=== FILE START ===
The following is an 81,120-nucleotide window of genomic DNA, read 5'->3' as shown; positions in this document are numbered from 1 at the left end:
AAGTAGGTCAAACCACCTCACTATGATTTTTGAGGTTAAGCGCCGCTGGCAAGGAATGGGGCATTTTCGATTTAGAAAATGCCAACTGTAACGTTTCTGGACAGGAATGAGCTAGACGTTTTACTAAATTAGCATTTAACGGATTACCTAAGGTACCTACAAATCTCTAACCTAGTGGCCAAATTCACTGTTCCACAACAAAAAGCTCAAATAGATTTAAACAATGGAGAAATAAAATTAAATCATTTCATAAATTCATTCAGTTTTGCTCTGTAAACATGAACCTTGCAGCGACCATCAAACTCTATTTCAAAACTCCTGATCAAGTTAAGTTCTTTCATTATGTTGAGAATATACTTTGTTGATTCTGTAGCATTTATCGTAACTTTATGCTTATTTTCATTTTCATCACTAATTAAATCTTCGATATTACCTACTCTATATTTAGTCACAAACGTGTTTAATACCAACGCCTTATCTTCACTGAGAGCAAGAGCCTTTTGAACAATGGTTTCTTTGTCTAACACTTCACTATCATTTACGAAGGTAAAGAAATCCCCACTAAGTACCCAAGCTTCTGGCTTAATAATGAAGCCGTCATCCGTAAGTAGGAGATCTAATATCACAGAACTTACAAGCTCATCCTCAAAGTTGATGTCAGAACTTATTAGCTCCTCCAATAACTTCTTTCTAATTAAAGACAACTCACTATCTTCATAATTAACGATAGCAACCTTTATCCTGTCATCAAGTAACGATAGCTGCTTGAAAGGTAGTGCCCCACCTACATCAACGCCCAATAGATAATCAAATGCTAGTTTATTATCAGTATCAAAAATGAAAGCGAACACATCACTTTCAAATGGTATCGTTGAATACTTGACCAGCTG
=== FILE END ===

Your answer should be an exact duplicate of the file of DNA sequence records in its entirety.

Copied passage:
The following is an 81,120-nucleotide window of genomic DNA, read 5'->3' as shown; positions in this document are numbered from 1 at the left end:
AAGTAGGTCAAACCACCTCACTATGATTTTTGAGGTTAAGCGCCGCTGGCAAGGAATGGGGCATTTTCGATTTAGAAAATGCCAACTGTAACGTTTCTGGACAGGAATGAGCTAGACGTTTTACTAAATTAGCATTTAACGGATTACCTAAGGTACCTACAAATCTCTAACCTAGTGGCCAAATTCACTGTTCCACAACAAAAAGCTCAAATAGATTTAAACAATGGAGAAATAAAATTAAATCATTTCATAAATTCATTCAGTTTTGCTCTGTAAACATGAACCTTGCAGCGACCATCAAACTCTATTTCAAAACTCCTGATCAAGTTAAGTTCTTTCATTATGTTGAGAATATACTTTGTTGATTCTGTAGCATTTATCGTAACTTTATGCTTATTTTCATTTTCATCACTAATTAAATCTTCGATATTACCTACTCTATATTTAGTCACAAACGTGTTTAATACCAACGCCTTATCTTCACTGAGAGCAAGAGCCTTTTGAACAATGGTTTCTTTGTCTAACACTTCACTATCATTTACGAAGGTAAAGAAATCCCCACTAAGTACCCAAGCTTCTGGCTTAATAATGAAGCCGTCATCCGTAAGTAGGAGATCTAATATCACAGAACTTACAAGCTCATCCTCAAAGTTGATGTCAGAACTTATTAGCTCCTCCAATAACTTCTTTCTAATTAAAGACAACTCACTATCTTCATAATTAACGATAGCAACCTTTATCCTGTCATCAAGTAACGATAGCTGCTTGAAAGGTAGTGCCCCACCTACATCAACGCCCAATAGATAATCAAATGCTAGTTTATTATCAGTATCAAAAATGAAAGCGAACACATCACTTTCAAATGGTATCGTTGAATACTTGACCAGCTG